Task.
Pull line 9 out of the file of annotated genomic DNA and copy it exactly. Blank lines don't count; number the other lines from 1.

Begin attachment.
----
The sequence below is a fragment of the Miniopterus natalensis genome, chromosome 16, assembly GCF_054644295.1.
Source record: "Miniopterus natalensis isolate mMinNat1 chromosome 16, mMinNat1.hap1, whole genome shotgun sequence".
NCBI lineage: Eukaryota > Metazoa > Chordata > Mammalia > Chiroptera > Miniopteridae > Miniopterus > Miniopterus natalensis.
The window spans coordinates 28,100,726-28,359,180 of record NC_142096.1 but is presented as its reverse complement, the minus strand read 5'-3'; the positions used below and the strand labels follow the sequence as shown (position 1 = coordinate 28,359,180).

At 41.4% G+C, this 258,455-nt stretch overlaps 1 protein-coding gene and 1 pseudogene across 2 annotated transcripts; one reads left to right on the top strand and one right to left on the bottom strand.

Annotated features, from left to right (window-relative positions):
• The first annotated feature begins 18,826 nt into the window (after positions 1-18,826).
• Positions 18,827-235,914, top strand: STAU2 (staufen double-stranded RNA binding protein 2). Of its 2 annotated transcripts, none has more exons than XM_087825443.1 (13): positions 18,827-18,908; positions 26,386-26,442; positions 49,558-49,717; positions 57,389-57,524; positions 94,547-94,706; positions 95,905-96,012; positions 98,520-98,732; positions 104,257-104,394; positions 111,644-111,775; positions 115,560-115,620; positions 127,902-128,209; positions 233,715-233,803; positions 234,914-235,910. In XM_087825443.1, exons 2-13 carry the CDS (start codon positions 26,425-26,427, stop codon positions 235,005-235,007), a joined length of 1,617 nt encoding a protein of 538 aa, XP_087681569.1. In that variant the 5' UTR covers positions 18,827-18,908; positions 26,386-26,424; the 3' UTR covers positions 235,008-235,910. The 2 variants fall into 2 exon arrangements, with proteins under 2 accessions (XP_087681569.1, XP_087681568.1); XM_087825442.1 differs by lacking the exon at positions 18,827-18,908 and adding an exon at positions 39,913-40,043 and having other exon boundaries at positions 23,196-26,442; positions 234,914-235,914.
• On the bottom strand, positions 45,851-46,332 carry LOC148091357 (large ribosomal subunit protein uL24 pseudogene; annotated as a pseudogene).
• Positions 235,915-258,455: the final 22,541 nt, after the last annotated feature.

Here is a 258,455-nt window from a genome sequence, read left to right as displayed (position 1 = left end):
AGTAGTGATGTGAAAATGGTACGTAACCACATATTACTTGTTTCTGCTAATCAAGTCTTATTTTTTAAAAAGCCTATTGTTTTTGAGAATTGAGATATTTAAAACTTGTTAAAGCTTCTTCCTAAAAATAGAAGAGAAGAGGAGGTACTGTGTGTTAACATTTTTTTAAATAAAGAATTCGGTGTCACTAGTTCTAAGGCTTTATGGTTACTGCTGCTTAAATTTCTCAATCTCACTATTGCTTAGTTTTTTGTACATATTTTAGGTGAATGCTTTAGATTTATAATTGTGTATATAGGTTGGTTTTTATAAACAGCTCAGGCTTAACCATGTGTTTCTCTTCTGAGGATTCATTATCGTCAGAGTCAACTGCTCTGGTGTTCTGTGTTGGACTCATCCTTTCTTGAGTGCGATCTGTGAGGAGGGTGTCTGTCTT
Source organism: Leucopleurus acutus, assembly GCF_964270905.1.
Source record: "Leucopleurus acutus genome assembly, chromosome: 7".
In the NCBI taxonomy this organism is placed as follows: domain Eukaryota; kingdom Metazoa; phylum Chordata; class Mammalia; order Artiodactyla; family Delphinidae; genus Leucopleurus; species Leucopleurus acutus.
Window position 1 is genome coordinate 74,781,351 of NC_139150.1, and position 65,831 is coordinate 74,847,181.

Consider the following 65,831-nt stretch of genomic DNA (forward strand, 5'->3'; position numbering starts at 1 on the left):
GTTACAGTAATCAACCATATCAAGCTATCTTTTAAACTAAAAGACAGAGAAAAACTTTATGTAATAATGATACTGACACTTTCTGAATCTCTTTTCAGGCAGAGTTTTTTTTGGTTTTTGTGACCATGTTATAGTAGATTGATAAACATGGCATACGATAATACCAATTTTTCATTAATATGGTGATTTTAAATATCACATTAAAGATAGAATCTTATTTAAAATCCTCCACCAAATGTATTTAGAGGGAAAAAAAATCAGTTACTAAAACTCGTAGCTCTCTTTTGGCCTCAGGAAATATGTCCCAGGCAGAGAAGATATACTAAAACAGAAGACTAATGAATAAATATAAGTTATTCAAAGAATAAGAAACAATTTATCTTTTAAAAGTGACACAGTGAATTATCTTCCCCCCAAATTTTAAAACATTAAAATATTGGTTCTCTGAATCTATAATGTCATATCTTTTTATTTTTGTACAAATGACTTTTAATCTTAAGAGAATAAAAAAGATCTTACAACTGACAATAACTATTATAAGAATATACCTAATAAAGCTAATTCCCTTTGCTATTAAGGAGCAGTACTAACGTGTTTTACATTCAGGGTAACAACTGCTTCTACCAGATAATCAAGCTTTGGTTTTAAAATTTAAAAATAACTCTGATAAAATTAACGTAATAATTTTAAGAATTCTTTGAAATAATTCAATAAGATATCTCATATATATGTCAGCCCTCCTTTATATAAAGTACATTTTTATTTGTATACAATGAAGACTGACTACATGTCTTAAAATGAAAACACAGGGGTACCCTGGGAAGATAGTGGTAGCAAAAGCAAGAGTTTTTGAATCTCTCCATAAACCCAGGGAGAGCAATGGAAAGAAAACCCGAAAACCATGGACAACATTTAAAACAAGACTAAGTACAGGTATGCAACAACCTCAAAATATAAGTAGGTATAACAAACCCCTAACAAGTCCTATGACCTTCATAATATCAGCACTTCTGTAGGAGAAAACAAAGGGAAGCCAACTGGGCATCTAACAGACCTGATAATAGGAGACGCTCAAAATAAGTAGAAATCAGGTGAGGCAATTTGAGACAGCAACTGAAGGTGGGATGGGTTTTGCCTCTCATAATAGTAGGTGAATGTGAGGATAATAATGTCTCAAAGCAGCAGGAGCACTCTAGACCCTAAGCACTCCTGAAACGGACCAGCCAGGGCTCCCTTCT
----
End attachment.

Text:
• On the bottom strand, positions 45,851-46,332 carry LOC148091357 (large ribosomal subunit protein uL24 pseudogene; annotated as a pseudogene).